Crystal River site in Florida with shell mounds

Victor Thompson
May 3, 2022
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staircase on a graa hill
Victor Thompson

Crystal River site in Florida with massive shell mounds, dominated by oysters, pictured here during archaeological mapping and showing the modern staircase and platform built on top of one of the mounds.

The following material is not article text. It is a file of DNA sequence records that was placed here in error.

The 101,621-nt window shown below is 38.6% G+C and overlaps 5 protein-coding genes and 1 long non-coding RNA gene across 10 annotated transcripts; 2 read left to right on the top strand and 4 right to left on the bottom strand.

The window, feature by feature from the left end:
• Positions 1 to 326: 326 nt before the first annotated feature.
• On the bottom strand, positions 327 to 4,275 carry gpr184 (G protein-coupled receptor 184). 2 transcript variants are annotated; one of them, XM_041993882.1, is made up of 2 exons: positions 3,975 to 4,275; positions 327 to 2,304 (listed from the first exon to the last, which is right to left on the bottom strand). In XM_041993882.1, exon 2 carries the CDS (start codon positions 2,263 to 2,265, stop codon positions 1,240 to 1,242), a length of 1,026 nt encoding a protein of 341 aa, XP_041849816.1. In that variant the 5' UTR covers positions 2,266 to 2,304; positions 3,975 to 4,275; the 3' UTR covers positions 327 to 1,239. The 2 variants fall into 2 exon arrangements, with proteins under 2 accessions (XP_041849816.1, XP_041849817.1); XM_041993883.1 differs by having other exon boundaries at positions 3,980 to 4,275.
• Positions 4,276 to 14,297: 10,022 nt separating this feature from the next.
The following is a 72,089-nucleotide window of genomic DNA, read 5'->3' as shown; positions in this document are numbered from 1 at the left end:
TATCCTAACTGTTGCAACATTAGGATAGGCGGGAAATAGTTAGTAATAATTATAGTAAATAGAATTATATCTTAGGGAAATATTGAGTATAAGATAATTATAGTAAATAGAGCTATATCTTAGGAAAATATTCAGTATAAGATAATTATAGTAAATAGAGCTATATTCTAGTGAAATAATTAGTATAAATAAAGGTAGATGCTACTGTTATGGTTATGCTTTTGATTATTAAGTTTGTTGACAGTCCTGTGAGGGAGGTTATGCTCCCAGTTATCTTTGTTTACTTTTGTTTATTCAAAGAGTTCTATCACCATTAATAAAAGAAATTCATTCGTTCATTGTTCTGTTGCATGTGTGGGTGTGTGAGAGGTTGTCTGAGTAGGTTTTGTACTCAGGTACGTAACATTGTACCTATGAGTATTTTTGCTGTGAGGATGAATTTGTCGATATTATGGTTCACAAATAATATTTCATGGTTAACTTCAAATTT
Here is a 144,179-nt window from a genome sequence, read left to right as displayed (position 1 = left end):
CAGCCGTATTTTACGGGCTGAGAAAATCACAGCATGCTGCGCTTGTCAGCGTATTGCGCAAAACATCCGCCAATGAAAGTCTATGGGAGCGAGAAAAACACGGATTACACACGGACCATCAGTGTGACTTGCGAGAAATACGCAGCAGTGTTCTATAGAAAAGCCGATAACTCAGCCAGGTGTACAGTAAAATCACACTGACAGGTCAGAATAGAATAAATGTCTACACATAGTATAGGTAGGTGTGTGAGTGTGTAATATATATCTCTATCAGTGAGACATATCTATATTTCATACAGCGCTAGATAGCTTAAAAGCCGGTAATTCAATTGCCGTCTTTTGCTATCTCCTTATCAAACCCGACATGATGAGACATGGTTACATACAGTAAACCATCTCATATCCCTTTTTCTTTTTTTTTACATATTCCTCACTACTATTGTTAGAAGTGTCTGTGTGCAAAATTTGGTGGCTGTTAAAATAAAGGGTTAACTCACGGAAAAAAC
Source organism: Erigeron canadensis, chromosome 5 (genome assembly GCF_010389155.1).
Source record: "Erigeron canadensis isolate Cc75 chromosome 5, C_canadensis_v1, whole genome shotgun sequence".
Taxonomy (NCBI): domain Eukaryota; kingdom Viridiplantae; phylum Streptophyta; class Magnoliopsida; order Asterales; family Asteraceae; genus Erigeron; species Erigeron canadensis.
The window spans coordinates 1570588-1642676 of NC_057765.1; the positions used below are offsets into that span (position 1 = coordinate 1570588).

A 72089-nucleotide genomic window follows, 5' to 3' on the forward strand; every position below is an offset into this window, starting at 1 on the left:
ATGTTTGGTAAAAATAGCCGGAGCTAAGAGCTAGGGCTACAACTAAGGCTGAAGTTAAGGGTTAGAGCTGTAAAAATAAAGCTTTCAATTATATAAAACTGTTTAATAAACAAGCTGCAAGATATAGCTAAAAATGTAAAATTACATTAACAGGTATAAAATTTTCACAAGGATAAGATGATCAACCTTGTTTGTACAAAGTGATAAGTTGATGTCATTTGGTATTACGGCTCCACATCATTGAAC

A new global study of Indigenous oyster fisheries co-led by Smithsonian’s National Museum of Natural History anthropologist Torben Rick and Temple University anthropologist and former Smithsonian postdoctoral fellow Leslie Reeder-Myers shows that oyster fisheries were hugely productive and sustainably managed on a massive scale over hundreds and even thousands of years of intensive harvest. The study’s broadest finding was that long before European colonizers arrived, the Indigenous groups in these locations harvested and ate immense quantities of oysters in a manner that did not appear to cause the bivalves’ populations to suffer and crash. 


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